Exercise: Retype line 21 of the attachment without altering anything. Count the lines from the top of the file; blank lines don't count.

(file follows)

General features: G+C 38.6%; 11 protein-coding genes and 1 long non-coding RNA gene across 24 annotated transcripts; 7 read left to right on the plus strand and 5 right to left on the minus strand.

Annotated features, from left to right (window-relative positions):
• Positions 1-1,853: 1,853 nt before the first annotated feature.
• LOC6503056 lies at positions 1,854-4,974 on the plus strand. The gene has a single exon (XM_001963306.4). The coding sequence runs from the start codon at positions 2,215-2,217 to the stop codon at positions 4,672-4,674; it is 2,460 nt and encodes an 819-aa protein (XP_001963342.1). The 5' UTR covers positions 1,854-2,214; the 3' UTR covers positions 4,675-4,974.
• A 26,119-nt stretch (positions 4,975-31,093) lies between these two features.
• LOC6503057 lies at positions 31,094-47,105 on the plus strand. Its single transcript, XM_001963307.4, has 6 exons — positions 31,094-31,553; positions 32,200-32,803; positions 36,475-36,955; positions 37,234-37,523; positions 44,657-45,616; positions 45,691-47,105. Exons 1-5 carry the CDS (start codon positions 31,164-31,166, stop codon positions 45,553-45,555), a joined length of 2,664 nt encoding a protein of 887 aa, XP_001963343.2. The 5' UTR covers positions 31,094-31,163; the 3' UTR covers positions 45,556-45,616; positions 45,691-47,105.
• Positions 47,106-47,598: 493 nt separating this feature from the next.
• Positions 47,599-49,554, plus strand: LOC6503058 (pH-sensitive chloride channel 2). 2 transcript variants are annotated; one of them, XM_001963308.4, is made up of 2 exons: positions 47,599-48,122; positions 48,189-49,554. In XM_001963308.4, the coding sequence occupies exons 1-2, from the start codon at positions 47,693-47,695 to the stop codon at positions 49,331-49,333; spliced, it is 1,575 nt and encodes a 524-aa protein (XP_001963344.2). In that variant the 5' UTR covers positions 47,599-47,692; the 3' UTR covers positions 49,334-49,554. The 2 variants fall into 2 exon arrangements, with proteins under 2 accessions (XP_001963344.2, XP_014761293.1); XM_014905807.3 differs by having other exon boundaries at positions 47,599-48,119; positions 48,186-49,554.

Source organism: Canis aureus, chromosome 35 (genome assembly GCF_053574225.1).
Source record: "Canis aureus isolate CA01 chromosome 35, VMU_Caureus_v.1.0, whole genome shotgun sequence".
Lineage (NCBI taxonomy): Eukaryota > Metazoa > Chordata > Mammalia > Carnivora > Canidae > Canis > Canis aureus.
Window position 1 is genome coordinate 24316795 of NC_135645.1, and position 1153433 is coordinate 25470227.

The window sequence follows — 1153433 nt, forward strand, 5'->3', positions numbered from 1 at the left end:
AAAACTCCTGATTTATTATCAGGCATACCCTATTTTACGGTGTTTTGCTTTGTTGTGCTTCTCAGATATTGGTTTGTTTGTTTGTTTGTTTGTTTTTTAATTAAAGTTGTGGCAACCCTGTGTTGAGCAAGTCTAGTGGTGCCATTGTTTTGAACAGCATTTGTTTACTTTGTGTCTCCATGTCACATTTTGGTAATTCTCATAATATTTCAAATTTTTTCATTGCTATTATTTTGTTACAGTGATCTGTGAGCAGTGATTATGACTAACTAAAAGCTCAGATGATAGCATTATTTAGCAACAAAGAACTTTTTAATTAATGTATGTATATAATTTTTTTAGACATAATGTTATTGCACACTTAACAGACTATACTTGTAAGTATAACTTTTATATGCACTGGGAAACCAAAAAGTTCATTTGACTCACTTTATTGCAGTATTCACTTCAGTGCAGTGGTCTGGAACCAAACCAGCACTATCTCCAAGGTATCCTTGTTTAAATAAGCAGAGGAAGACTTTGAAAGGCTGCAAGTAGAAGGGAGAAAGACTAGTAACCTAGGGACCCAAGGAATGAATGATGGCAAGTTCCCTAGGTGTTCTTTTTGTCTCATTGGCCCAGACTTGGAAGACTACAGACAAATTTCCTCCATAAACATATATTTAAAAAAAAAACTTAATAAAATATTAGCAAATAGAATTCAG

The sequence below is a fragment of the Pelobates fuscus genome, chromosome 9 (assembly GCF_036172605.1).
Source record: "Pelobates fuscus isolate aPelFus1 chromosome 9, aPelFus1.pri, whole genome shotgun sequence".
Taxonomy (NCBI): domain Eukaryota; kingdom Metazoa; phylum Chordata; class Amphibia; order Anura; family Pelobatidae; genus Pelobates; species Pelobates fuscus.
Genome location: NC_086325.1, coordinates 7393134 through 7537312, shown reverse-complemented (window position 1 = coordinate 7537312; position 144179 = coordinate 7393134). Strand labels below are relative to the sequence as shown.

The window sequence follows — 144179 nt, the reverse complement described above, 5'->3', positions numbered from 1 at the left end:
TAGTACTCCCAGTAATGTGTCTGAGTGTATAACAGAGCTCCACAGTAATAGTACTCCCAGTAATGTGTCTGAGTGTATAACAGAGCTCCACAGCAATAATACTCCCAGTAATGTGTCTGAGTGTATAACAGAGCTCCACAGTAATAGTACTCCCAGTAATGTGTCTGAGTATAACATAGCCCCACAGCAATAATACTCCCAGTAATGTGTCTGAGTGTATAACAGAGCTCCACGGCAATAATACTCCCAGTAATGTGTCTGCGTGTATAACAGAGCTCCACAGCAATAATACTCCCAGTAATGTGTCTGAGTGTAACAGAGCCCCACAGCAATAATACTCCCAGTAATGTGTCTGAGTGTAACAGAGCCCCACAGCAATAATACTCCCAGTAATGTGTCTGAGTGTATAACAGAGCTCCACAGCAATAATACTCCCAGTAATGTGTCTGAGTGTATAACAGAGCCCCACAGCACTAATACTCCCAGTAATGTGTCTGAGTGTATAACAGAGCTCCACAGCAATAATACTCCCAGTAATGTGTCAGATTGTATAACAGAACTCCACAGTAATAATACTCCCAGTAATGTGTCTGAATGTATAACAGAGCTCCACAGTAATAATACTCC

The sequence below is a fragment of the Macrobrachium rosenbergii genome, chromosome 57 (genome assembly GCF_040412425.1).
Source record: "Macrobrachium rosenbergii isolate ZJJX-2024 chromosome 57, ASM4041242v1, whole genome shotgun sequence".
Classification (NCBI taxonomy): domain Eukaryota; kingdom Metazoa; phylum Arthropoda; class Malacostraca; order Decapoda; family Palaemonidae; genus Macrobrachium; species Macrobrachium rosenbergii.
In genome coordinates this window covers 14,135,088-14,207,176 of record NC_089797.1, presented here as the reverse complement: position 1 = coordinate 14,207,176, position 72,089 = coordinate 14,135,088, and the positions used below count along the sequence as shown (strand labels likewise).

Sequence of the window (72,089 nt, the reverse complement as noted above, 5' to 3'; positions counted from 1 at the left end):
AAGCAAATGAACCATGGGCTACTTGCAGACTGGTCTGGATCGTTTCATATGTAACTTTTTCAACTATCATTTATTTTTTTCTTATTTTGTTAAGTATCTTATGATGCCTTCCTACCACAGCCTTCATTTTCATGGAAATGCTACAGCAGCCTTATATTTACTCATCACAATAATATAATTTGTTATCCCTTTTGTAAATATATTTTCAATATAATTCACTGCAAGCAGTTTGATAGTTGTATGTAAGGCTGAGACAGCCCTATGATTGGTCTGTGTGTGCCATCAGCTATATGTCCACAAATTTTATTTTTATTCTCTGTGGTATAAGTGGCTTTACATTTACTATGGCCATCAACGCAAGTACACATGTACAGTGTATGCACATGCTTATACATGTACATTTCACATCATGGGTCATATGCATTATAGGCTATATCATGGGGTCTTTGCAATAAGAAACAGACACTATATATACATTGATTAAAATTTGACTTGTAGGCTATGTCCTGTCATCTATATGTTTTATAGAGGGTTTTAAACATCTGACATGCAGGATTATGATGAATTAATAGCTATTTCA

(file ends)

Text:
The sequence below is a fragment of the Macrobrachium rosenbergii genome, chromosome 57 (genome assembly GCF_040412425.1).